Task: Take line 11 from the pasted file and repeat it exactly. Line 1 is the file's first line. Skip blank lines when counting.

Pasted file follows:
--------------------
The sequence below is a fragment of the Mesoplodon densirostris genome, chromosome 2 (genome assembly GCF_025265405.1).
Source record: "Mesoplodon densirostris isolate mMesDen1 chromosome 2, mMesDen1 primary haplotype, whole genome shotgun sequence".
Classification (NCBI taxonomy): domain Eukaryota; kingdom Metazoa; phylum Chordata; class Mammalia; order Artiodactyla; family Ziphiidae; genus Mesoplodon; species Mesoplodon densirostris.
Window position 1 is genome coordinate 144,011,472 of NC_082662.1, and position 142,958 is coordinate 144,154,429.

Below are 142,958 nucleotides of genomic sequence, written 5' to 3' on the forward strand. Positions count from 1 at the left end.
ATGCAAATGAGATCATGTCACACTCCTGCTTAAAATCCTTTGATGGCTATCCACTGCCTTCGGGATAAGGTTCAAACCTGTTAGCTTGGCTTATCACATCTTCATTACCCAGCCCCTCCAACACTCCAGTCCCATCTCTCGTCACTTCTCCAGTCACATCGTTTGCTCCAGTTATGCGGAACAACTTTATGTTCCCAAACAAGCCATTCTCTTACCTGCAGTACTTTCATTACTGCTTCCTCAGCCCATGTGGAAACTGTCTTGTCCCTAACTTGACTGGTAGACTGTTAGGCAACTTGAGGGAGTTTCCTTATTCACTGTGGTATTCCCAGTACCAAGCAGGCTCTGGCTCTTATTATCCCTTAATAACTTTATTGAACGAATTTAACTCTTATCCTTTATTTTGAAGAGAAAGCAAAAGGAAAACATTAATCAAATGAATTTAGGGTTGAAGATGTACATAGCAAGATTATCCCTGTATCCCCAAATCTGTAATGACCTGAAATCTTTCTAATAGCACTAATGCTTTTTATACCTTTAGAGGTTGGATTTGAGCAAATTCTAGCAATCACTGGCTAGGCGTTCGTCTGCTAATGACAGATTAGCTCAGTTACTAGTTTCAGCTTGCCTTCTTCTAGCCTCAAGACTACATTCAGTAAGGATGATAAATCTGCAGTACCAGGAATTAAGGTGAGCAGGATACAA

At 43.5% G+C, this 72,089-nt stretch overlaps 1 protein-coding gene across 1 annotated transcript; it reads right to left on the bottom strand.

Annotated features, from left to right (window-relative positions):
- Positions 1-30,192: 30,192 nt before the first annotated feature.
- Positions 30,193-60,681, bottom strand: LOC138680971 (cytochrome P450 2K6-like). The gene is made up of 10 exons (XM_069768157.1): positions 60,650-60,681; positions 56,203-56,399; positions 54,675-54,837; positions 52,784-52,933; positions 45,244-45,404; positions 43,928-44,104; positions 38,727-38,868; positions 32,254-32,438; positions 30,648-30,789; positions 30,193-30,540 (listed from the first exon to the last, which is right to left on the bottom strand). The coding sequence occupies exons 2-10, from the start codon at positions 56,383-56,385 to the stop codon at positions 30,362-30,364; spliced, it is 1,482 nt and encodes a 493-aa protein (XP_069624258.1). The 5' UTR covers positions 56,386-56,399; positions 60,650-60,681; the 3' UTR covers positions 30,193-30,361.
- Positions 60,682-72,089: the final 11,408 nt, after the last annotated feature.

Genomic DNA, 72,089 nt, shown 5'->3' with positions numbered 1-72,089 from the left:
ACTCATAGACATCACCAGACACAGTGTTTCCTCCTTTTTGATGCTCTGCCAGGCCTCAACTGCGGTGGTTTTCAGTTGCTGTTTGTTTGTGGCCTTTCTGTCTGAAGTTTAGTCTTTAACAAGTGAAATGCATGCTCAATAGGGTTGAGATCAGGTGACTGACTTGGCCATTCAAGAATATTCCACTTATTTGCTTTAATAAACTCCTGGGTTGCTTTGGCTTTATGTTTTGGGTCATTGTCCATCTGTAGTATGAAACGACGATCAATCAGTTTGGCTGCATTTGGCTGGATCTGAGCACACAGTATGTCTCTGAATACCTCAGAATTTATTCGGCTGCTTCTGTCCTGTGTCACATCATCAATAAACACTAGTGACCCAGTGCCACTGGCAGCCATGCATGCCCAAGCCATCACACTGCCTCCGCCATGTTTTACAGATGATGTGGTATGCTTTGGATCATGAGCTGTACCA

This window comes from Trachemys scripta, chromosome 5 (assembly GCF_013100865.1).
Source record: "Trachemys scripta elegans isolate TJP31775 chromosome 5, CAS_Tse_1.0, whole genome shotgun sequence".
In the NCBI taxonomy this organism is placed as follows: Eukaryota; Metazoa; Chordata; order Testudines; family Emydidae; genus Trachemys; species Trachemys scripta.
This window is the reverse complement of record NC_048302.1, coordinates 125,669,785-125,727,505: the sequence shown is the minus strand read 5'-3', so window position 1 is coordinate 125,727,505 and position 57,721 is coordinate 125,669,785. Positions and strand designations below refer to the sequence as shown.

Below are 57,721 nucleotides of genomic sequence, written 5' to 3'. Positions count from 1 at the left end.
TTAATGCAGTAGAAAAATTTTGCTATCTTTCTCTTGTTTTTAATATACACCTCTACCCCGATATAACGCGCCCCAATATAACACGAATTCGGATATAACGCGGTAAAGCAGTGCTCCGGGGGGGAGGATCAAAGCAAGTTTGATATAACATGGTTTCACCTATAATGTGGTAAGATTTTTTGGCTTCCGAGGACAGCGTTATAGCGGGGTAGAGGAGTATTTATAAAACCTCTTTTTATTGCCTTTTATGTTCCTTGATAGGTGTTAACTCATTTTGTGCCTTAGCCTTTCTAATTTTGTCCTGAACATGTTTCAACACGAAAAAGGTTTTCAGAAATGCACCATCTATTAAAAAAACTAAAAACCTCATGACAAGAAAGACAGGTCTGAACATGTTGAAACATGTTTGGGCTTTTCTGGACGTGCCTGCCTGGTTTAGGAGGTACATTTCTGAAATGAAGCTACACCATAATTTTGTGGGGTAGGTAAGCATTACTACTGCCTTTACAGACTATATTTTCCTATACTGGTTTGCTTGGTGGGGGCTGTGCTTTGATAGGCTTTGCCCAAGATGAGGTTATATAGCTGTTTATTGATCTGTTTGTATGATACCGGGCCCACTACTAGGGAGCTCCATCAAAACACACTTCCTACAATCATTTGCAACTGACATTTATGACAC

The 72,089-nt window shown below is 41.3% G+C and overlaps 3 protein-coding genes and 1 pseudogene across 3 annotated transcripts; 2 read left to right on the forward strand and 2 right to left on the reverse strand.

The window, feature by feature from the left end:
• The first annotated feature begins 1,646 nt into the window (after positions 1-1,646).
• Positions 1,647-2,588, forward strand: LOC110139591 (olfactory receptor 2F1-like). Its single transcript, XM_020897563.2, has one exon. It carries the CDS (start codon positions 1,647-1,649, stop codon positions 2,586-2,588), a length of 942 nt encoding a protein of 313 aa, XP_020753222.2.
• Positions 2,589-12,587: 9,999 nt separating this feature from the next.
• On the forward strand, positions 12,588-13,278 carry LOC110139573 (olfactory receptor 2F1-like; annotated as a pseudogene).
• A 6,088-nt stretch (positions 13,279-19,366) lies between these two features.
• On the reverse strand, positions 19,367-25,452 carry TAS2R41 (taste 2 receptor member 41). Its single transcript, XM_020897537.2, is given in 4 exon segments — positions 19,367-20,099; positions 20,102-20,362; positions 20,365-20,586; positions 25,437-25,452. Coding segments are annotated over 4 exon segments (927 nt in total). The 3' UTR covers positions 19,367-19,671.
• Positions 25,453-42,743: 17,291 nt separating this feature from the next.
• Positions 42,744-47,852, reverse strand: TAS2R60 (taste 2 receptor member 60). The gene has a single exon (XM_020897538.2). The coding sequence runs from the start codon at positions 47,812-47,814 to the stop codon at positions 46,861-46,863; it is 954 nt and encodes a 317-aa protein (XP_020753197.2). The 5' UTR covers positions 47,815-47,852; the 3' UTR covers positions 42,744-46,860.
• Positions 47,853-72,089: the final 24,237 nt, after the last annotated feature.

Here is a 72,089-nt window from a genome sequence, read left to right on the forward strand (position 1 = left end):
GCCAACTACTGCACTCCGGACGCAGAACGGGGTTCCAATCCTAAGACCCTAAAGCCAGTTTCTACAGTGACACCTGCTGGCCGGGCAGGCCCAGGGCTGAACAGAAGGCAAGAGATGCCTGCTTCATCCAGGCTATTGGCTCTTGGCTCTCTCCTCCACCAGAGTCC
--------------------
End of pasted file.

- Positions 60,682-72,089: the final 11,408 nt, after the last annotated feature.